Some thoughts on electronic multiphonics…

When I recently tried to introduce some additions to the English Wikipedia-page on Multiphonic I was told:

“The fact remains that reliable secondary sources do not appear to apply the term here, so again, it’s OR [Original Research] to extrapolate otherwise, even in passing reference. If, down the line, mainstream literature comes to apply the term to such instruments we can add it then. There is no deadline.” [Discussion]

So, here are my thoughts in the hope that someone will point me to quotable research–or use this opportunity to publish a paper 🙂

“Multiphonics are of course possible on musical instruments producing sound by electronic means. This way e.g. the traditionally monophonic theremin can be augmented and it’s restricted range of timbres supplemented significantly.
For electronically produced multiphonics there are several Eurorack VCO modules enabling the creation and manipulation of overtones, e.g. (in order of the date of announcement on modulargrid) the tELHARMONIC by Make Noise Music (2015), Xaoc Devices Odessa (2018), Generate 3 by Joranalogue (2019), the Harmonic Shift Oscillator by New System Instruments (2020) and the Ensemble Oscillator by 4ms (2020).” [Andrew Levine, 2023]

Walker Farrell from Make Noise had some interesting comments:

“The techniques described for wind instruments sound acoustically similar to ring modulation, with a carrier and modulator represented by the instrument’s note and the performer’s own voice. […]
Elsewhere, the Wikipedia article mostly seems to refer explicitly to sounds that are not part of the harmonic series of the “main” note that is being produced. Almost every VCO and VCO-adjacent synth module like tELHARMONIC is going to operate primarily in its own harmonics unless modulated by a second source that is tuned differently. […]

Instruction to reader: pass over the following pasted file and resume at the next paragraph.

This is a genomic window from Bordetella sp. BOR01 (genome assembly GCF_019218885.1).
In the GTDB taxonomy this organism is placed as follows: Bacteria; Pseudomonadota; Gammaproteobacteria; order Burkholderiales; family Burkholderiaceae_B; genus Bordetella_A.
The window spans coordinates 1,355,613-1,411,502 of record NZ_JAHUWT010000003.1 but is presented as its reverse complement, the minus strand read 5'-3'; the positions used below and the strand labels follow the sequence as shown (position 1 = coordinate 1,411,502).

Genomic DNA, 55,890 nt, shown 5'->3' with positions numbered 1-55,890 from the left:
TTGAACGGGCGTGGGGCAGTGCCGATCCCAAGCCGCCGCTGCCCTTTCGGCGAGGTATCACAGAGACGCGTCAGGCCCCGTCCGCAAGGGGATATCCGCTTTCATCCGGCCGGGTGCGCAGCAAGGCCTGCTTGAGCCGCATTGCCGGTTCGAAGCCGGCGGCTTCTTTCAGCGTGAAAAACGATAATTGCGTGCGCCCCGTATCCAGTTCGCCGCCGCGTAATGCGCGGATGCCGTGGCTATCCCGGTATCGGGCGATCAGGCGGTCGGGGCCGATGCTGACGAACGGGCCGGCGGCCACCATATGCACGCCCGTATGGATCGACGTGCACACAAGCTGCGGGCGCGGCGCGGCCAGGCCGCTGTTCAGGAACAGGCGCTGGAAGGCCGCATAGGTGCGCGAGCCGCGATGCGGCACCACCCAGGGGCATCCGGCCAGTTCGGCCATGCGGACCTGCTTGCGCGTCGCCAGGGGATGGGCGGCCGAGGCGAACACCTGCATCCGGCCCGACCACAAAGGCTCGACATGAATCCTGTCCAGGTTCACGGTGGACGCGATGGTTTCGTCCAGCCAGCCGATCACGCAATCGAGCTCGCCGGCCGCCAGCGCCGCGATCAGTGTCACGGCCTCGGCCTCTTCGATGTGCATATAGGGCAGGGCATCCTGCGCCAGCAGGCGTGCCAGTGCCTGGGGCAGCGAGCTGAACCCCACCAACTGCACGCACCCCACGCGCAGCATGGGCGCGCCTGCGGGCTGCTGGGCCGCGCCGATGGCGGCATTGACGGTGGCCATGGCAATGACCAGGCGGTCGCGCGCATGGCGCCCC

One thing I’m not totally clear on is where the line resides between timbre shifts and multiphonic playing, if it is not primarily about creating non-harmonic overtones. Just about every traditional tonal acoustic instrument will have a change in harmonic content across and between notes, and this is a primary component of what’s experienced as the timbre of the instrument. […]
Audio rate FM, RM, AM or audio rate modulation of any timbral parameter on any VCO is probably going to be similar in its overtone structure to extended wind techniques.“ [eMail correspondence; published with permission]

Even Buswell from New System Instruments had these comments:

Increasingly, especially in the case of drone music, the term “timbre” is not adequate for our instruments and what we’re making them do. At the heart of Western music theory is the idea that music consists of notes, with a non-overlapping category of entirely atonal sounds (percussion, sounds, noise). These notes are then measured according to different characteristics (pitch, timbre, overtones, harmonics, envelopes, etc.). Multiple notes theoretically blend in a characterless purely additive space, where each note retains its individuality and interacts with other notes only pathologically (unwanted beat frequencies, or “phase issues” in mixing). But this theoretical basis is not actually how a lot of modular or drone music works, where you might have an entire piece in which no musical event changes what “notes” are playing, but the overall tonal mix does profoundly change. “multiphonics” is of course a counterexample within Western music, but the term seems to be structured to recover the notes theory rather than to accept its destabilization. Maybe “pathophonics” would be better; how many notes are there? We can’t always answer and that is part of the music.

This destabilization is one of the core drivers of my musical instrument creation and my music. Adjusting the HSO‘s stride parameter can sometimes be more a matter of adjusting the rhythmic structure of different parts of the harmonics than forming some kind of a priori overtone series of a “note.” Also, the root tone and the overtones of the HSO will perceptually cohere and decohere into a single whole depending on how they are moved. The Triphase is partly interesting for its ability to cancel and then recall the root harmonic, seeming to exist in an unstable register. Even more so, playing different notes into Babel creates a *singular* harmonic structure that, well, it’s not *not* polyphonic, right? (e.g. To me, that litotes captures the essence of this kind of music. We can’t put it into the supposedly opposite categories of monophonic or polyphonic or tonal or atonal, because those categories are being broken by the music. But at the same time, these categories aren’t irrelevant, as they might be in some harsh noise music, for example. So you might say something like “pathophonic,” not really poly- or monophonic, “orthogotonal,” not really tonal or atonal, etc. [eMail correspondence; published with permission]